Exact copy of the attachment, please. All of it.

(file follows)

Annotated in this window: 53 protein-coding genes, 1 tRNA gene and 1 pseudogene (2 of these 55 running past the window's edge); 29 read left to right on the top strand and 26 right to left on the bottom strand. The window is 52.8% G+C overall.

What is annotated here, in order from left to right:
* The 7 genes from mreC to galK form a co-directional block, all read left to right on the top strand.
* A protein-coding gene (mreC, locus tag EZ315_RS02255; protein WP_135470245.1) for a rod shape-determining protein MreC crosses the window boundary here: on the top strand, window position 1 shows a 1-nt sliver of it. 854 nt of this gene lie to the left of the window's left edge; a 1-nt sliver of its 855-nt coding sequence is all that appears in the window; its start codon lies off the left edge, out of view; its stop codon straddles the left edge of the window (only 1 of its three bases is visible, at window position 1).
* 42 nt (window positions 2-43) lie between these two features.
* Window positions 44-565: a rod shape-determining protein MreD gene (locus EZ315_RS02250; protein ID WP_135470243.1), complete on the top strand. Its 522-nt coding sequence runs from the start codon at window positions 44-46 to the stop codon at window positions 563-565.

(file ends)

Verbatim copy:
Annotated in this window: 53 protein-coding genes, 1 tRNA gene and 1 pseudogene (2 of these 55 running past the window's edge); 29 read left to right on the top strand and 26 right to left on the bottom strand. The window is 52.8% G+C overall.

What is annotated here, in order from left to right:
* The 7 genes from mreC to galK form a co-directional block, all read left to right on the top strand.
* A protein-coding gene (mreC, locus tag EZ315_RS02255; protein WP_135470245.1) for a rod shape-determining protein MreC crosses the window boundary here: on the top strand, window position 1 shows a 1-nt sliver of it. 854 nt of this gene lie to the left of the window's left edge; a 1-nt sliver of its 855-nt coding sequence is all that appears in the window; its start codon lies off the left edge, out of view; its stop codon straddles the left edge of the window (only 1 of its three bases is visible, at window position 1).
* 42 nt (window positions 2-43) lie between these two features.
* Window positions 44-565: a rod shape-determining protein MreD gene (locus EZ315_RS02250; protein ID WP_135470243.1), complete on the top strand. Its 522-nt coding sequence runs from the start codon at window positions 44-46 to the stop codon at window positions 563-565.